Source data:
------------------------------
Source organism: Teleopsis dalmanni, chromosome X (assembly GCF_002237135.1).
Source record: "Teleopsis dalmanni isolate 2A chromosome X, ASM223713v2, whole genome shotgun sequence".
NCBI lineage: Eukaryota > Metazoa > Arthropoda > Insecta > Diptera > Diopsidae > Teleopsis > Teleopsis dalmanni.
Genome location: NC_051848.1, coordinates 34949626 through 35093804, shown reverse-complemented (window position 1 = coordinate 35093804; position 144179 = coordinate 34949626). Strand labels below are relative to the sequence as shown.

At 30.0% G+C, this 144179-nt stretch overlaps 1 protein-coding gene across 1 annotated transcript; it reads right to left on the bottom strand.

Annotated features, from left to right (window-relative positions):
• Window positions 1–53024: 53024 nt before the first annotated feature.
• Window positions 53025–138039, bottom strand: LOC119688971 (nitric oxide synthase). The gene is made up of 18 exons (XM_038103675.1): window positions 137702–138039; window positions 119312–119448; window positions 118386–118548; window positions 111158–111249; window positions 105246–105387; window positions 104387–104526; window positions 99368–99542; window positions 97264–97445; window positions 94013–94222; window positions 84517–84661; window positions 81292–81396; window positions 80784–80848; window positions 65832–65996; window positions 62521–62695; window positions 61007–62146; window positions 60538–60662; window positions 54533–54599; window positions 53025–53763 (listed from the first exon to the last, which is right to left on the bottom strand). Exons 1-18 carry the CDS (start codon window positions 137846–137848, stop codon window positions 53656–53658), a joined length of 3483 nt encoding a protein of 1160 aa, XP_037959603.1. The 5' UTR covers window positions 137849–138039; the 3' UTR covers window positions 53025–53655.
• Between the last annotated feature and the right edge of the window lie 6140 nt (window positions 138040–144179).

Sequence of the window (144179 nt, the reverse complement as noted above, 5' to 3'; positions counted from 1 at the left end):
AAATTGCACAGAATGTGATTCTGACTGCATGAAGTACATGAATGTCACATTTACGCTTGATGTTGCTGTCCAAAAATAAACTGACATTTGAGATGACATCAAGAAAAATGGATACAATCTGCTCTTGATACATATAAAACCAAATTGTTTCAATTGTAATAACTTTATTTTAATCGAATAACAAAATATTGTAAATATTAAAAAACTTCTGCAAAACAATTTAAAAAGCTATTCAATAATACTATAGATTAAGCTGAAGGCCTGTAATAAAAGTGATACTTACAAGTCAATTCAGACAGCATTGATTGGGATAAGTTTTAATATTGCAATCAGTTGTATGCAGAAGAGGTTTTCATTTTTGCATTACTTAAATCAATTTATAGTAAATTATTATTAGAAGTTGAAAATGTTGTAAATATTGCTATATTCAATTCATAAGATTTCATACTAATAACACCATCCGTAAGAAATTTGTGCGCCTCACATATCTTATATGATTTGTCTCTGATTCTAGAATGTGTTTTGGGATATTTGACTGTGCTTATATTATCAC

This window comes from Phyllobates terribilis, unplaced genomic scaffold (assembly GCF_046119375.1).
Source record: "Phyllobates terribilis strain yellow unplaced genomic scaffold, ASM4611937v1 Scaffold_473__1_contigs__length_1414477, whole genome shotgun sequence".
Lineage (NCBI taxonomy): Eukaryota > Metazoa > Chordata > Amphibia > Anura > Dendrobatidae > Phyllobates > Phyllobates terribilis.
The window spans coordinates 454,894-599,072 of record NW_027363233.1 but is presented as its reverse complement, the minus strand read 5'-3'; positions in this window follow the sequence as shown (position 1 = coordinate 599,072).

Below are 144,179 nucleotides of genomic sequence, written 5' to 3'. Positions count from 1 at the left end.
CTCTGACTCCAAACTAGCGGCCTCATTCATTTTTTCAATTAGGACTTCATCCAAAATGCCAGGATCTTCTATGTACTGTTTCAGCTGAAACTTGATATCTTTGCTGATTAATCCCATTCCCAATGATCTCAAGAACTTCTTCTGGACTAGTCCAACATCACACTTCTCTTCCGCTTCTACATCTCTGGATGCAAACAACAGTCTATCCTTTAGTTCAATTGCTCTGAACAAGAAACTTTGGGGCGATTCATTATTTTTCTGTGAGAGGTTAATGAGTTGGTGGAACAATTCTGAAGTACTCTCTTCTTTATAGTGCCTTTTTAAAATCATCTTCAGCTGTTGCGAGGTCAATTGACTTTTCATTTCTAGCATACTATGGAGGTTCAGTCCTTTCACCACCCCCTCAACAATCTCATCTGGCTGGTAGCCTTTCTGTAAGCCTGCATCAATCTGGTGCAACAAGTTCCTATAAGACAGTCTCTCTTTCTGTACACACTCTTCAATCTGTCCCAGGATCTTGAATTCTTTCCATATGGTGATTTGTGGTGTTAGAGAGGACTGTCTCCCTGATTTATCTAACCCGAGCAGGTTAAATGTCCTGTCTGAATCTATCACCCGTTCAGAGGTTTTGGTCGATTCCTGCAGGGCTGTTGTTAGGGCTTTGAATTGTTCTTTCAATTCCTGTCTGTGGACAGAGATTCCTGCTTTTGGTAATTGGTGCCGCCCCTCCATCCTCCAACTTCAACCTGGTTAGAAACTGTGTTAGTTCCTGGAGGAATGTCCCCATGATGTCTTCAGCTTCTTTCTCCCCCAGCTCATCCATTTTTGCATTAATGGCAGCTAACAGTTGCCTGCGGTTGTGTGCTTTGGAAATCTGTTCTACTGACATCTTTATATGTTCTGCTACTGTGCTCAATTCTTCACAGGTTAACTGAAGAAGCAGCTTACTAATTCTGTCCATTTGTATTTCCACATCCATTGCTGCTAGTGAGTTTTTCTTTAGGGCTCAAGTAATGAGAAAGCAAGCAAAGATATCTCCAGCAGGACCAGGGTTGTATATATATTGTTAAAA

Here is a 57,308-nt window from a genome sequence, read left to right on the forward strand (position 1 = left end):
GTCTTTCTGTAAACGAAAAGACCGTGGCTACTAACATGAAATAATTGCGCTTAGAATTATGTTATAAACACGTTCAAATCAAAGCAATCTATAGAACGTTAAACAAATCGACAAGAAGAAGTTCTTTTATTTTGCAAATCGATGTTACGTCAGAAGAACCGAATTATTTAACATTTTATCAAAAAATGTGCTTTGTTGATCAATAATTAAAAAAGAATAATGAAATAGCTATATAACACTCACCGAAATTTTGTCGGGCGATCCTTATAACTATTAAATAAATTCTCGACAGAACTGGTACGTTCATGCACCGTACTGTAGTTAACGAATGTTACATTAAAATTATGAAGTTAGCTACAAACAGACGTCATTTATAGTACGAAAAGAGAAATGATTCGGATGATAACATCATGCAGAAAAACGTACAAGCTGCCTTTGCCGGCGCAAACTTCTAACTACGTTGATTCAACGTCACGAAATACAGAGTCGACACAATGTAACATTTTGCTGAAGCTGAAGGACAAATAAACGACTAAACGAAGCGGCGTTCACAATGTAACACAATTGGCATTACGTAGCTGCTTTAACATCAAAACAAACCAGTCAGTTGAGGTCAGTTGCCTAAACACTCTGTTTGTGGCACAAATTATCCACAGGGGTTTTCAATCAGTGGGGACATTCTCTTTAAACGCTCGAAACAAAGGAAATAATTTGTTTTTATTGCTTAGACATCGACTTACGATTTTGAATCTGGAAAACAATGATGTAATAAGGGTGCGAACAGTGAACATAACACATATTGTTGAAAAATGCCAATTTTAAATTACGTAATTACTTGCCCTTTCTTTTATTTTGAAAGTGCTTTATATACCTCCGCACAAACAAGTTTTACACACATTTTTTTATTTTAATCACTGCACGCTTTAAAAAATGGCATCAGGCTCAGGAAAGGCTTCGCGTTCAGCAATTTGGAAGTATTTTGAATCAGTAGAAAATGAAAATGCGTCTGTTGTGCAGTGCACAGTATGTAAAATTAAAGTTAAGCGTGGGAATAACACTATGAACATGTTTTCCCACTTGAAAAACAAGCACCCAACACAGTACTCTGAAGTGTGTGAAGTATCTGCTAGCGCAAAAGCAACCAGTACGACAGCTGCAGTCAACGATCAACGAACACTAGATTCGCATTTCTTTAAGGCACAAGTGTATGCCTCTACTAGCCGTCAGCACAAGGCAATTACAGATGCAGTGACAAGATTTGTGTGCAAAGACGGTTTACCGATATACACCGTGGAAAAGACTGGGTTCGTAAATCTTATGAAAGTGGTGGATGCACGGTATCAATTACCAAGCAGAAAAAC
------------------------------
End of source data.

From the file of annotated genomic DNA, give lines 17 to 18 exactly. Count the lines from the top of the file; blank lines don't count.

CTCTGACTCCAAACTAGCGGCCTCATTCATTTTTTCAATTAGGACTTCATCCAAAATGCCAGGATCTTCTATGTACTGTTTCAGCTGAAACTTGATATCTTTGCTGATTAATCCCATTCCCAATGATCTCAAGAACTTCTTCTGGACTAGTCCAACATCACACTTCTCTTCCGCTTCTACATCTCTGGATGCAAACAACAGTCTATCCTTTAGTTCAATTGCTCTGAACAAGAAACTTTGGGGCGATTCATTATTTTTCTGTGAGAGGTTAATGAGTTGGTGGAACAATTCTGAAGTACTCTCTTCTTTATAGTGCCTTTTTAAAATCATCTTCAGCTGTTGCGAGGTCAATTGACTTTTCATTTCTAGCATACTATGGAGGTTCAGTCCTTTCACCACCCCCTCAACAATCTCATCTGGCTGGTAGCCTTTCTGTAAGCCTGCATCAATCTGGTGCAACAAGTTCCTATAAGACAGTCTCTCTTTCTGTACACACTCTTCAATCTGTCCCAGGATCTTGAATTCTTTCCATATGGTGATTTGTGGTGTTAGAGAGGACTGTCTCCCTGATTTATCTAACCCGAGCAGGTTAAATGTCCTGTCTGAATCTATCACCCGTTCAGAGGTTTTGGTCGATTCCTGCAGGGCTGTTGTTAGGGCTTTGAATTGTTCTTTCAATTCCTGTCTGTGGACAGAGATTCCTGCTTTTGGTAATTGGTGCCGCCCCTCCATCCTCCAACTTCAACCTGGTTAGAAACTGTGTTAGTTCCTGGAGGAATGTCCCCATGATGTCTTCAGCTTCTTTCTCCCCCAGCTCATCCATTTTTGCATTAATGGCAGCTAACAGTTGCCTGCGGTTGTGTGCTTTGGAAATCTGTTCTACTGACATCTTTATATGTTCTGCTACTGTGCTCAATTCTTCACAGGTTAACTGAAGAAGCAGCTTACTAATTCTGTCCATTTGTATTTCCACATCCATTGCTGCTAGTGAGTTTTTCTTTAGGGCTCAAGTAATGAGAAAGCAAGCAAAGATATCTCCAGCAGGACCAGGGTTGTATATATATTGTTAAAA

Here is a 57,308-nt window from a genome sequence, read left to right on the forward strand (position 1 = left end):